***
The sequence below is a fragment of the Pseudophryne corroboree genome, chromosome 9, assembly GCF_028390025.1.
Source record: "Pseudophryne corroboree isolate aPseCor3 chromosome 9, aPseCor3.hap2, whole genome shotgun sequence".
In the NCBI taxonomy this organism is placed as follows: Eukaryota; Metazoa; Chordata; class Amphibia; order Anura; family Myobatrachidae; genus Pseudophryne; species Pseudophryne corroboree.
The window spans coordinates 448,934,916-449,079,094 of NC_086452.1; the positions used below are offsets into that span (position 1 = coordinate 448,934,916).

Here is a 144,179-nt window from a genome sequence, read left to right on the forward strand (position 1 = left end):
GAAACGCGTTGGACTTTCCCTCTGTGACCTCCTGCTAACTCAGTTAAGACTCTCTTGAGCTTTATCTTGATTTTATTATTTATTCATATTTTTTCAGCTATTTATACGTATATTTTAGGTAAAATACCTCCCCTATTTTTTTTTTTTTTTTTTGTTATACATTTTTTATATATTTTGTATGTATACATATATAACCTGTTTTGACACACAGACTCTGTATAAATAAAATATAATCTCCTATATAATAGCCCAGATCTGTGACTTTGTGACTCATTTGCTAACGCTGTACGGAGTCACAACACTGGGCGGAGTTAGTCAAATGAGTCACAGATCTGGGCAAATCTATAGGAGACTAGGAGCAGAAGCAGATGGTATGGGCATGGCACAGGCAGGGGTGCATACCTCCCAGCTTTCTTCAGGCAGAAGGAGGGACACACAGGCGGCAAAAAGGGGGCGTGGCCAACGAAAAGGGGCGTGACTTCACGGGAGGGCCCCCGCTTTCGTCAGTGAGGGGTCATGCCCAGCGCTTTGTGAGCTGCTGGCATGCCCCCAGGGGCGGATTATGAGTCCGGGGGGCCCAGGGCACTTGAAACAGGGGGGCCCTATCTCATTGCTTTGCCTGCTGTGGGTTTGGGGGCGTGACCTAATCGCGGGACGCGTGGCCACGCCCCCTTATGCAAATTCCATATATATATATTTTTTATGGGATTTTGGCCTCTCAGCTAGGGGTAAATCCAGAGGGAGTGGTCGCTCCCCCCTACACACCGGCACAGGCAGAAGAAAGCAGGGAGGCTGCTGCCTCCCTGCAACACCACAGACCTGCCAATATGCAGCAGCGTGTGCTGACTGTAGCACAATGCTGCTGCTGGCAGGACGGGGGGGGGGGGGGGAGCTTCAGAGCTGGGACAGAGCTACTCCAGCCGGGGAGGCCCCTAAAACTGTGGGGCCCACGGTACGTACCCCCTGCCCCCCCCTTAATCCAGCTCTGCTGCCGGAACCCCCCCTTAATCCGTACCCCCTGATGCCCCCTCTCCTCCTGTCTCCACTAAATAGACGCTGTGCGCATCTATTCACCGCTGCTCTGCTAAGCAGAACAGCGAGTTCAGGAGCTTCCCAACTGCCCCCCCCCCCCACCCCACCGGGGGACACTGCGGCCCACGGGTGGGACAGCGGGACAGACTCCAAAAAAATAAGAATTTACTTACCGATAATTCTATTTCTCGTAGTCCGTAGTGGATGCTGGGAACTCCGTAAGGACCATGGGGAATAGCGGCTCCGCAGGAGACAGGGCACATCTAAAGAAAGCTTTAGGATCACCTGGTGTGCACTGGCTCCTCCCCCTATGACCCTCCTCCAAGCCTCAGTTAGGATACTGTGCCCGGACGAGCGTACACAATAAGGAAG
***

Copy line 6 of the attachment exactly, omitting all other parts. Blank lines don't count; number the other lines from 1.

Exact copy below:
GAAACGCGTTGGACTTTCCCTCTGTGACCTCCTGCTAACTCAGTTAAGACTCTCTTGAGCTTTATCTTGATTTTATTATTTATTCATATTTTTTCAGCTATTTATACGTATATTTTAGGTAAAATACCTCCCCTATTTTTTTTTTTTTTTTTTGTTATACATTTTTTATATATTTTGTATGTATACATATATAACCTGTTTTGACACACAGACTCTGTATAAATAAAATATAATCTCCTATATAATAGCCCAGATCTGTGACTTTGTGACTCATTTGCTAACGCTGTACGGAGTCACAACACTGGGCGGAGTTAGTCAAATGAGTCACAGATCTGGGCAAATCTATAGGAGACTAGGAGCAGAAGCAGATGGTATGGGCATGGCACAGGCAGGGGTGCATACCTCCCAGCTTTCTTCAGGCAGAAGGAGGGACACACAGGCGGCAAAAAGGGGGCGTGGCCAACGAAAAGGGGCGTGACTTCACGGGAGGGCCCCCGCTTTCGTCAGTGAGGGGTCATGCCCAGCGCTTTGTGAGCTGCTGGCATGCCCCCAGGGGCGGATTATGAGTCCGGGGGGCCCAGGGCACTTGAAACAGGGGGGCCCTATCTCATTGCTTTGCCTGCTGTGGGTTTGGGGGCGTGACCTAATCGCGGGACGCGTGGCCACGCCCCCTTATGCAAATTCCATATATATATATTTTTTATGGGATTTTGGCCTCTCAGCTAGGGGTAAATCCAGAGGGAGTGGTCGCTCCCCCCTACACACCGGCACAGGCAGAAGAAAGCAGGGAGGCTGCTGCCTCCCTGCAACACCACAGACCTGCCAATATGCAGCAGCGTGTGCTGACTGTAGCACAATGCTGCTGCTGGCAGGACGGGGGGGGGGGGGGGAGCTTCAGAGCTGGGACAGAGCTACTCCAGCCGGGGAGGCCCCTAAAACTGTGGGGCCCACGGTACGTACCCCCTGCCCCCCCCTTAATCCAGCTCTGCTGCCGGAACCCCCCCTTAATCCGTACCCCCTGATGCCCCCTCTCCTCCTGTCTCCACTAAATAGACGCTGTGCGCATCTATTCACCGCTGCTCTGCTAAGCAGAACAGCGAGTTCAGGAGCTTCCCAACTGCCCCCCCCCCCCACCCCACCGGGGGACACTGCGGCCCACGGGTGGGACAGCGGGACAGACTCCAAAAAAATAAGAATTTACTTACCGATAATTCTATTTCTCGTAGTCCGTAGTGGATGCTGGGAACTCCGTAAGGACCATGGGGAATAGCGGCTCCGCAGGAGACAGGGCACATCTAAAGAAAGCTTTAGGATCACCTGGTGTGCACTGGCTCCTCCCCCTATGACCCTCCTCCAAGCCTCAGTTAGGATACTGTGCCCGGACGAGCGTACACAATAAGGAAG